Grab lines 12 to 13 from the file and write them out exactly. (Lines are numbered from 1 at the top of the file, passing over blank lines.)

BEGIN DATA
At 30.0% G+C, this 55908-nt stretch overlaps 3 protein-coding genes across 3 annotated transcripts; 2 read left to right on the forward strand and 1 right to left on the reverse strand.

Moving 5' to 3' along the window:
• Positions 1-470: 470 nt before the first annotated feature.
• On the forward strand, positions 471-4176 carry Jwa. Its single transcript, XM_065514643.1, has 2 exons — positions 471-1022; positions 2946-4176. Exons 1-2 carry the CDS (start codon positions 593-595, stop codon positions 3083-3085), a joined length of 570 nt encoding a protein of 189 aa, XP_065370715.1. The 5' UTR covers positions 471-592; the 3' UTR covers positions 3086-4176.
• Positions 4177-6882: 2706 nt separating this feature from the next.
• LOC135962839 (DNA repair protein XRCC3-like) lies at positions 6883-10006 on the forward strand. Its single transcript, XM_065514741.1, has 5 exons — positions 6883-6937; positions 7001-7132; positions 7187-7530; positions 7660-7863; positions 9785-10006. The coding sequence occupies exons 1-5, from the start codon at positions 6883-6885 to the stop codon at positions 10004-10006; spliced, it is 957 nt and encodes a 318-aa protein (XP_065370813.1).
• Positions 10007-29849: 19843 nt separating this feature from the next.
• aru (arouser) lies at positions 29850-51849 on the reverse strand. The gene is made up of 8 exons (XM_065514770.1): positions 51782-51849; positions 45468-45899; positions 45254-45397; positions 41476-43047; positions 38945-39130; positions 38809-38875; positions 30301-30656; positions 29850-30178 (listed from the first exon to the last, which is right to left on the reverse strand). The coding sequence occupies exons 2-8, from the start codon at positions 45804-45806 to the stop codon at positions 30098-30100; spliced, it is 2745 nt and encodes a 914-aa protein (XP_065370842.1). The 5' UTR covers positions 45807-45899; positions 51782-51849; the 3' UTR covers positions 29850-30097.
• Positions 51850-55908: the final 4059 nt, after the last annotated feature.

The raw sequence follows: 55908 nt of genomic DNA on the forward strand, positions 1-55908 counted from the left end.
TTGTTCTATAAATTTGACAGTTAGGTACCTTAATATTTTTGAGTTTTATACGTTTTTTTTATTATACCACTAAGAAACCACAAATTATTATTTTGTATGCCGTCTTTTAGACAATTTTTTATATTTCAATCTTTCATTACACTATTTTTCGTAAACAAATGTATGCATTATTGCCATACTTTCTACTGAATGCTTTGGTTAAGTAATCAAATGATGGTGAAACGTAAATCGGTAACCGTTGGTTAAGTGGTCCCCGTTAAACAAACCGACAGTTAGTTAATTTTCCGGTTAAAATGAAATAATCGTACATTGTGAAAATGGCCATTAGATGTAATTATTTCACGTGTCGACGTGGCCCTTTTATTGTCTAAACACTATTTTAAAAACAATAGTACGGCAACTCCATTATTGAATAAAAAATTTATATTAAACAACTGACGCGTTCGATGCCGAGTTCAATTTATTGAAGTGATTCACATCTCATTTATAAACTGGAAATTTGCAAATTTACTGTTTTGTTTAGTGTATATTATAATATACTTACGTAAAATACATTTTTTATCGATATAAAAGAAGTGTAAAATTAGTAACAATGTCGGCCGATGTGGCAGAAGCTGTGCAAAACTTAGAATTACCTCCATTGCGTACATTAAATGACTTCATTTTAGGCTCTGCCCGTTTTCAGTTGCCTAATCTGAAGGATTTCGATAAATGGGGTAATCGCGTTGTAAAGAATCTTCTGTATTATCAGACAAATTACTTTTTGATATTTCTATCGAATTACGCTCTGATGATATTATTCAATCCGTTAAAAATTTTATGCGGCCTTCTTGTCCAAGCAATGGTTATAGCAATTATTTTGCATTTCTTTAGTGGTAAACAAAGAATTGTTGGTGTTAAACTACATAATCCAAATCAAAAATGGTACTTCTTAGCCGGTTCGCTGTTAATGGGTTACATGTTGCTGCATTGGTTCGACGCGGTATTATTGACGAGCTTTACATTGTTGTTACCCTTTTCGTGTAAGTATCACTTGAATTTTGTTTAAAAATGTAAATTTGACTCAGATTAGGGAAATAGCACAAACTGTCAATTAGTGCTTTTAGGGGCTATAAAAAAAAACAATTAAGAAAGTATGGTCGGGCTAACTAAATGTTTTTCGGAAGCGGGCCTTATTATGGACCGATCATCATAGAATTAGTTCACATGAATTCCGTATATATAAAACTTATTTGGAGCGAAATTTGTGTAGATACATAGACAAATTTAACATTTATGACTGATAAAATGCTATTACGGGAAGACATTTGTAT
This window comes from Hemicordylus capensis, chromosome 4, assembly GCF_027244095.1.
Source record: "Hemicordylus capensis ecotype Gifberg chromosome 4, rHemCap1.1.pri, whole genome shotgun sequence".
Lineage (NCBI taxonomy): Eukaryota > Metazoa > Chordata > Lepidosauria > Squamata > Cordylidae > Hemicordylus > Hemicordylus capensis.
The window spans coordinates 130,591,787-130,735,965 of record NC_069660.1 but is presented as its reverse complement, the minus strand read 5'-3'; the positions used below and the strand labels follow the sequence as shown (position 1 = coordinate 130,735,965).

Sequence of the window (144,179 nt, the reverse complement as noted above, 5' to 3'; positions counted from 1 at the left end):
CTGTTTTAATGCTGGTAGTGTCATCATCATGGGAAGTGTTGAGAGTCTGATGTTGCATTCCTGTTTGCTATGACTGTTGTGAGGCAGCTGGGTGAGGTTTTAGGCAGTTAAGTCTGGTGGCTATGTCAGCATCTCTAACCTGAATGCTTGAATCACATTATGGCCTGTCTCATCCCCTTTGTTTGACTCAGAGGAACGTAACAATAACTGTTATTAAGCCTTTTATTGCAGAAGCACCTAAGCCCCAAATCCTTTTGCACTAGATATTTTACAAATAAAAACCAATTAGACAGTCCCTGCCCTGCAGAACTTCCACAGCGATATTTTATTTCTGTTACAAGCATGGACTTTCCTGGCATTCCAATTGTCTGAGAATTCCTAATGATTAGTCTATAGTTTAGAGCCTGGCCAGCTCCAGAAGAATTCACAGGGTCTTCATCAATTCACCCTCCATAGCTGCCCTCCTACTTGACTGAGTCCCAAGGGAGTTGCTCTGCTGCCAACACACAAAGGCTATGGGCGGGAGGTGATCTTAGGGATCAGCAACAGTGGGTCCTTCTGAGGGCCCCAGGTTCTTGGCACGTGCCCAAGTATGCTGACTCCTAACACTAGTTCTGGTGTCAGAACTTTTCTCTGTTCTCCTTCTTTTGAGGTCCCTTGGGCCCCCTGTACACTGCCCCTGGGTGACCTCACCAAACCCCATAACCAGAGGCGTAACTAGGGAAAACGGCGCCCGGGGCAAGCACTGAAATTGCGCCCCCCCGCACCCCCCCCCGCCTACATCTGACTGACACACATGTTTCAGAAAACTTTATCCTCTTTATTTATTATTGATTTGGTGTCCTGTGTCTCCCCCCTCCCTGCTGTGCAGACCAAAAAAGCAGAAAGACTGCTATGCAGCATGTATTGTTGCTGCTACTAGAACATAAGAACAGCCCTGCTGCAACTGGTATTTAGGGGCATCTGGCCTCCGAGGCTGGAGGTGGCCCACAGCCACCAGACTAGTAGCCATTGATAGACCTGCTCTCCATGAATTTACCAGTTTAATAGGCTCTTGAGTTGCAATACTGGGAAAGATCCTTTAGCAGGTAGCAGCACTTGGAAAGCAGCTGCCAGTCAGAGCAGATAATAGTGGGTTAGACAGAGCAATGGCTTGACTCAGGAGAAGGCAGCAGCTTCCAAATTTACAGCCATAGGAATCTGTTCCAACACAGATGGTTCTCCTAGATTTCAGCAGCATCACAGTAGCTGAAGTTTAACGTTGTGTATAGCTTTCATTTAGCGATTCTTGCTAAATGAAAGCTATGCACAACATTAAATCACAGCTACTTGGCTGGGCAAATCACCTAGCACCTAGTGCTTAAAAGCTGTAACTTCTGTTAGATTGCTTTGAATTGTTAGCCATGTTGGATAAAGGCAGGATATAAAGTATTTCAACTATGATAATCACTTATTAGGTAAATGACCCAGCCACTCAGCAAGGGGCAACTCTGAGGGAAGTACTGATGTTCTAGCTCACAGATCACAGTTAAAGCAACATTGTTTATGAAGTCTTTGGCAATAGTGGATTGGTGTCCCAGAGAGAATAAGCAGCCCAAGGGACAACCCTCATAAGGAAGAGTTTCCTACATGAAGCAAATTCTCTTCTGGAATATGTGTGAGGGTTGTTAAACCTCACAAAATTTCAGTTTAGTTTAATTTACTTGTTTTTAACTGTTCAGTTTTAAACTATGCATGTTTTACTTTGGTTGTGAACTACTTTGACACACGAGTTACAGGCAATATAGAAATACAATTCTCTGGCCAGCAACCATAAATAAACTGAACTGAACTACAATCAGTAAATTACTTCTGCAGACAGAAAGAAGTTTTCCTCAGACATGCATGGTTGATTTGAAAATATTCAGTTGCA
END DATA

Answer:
This window comes from Hemicordylus capensis, chromosome 4, assembly GCF_027244095.1.
Source record: "Hemicordylus capensis ecotype Gifberg chromosome 4, rHemCap1.1.pri, whole genome shotgun sequence".